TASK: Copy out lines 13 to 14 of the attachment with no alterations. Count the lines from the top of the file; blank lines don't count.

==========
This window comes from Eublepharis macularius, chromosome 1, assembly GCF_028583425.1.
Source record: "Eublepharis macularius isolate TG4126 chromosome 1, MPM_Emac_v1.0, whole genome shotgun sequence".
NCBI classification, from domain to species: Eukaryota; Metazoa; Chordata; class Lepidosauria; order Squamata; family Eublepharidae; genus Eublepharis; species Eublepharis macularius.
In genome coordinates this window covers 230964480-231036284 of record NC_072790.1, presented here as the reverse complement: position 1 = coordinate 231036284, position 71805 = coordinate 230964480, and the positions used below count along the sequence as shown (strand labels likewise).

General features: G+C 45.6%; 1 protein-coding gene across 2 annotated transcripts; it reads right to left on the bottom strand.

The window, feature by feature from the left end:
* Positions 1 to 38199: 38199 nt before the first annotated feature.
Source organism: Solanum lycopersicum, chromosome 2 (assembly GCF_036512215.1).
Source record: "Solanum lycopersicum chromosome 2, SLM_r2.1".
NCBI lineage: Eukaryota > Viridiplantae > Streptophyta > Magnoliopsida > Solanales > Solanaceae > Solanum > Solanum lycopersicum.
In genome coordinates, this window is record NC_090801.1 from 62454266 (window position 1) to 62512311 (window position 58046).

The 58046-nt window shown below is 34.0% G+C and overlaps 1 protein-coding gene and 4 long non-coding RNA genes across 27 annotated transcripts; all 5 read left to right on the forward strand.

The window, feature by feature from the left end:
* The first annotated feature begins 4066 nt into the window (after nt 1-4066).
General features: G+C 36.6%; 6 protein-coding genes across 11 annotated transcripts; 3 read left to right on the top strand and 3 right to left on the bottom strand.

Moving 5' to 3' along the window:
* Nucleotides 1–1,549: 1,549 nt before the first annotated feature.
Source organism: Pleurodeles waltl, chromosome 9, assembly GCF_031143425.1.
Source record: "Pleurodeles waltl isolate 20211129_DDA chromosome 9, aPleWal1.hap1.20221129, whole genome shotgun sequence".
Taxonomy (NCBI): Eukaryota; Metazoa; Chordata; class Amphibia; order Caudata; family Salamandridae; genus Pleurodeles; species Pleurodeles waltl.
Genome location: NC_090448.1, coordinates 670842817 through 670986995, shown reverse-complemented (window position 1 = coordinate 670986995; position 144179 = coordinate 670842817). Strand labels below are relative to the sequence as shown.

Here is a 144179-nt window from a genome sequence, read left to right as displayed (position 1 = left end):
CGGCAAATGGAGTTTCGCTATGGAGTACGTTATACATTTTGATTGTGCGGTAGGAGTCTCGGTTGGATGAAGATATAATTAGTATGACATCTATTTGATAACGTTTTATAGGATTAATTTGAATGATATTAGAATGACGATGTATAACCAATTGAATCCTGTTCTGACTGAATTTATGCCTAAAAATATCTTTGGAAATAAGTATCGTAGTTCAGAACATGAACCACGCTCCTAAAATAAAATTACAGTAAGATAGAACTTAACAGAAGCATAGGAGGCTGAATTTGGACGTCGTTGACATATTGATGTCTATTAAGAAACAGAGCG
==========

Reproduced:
The window, feature by feature from the left end:
* The first annotated feature begins 4066 nt into the window (after nt 1-4066).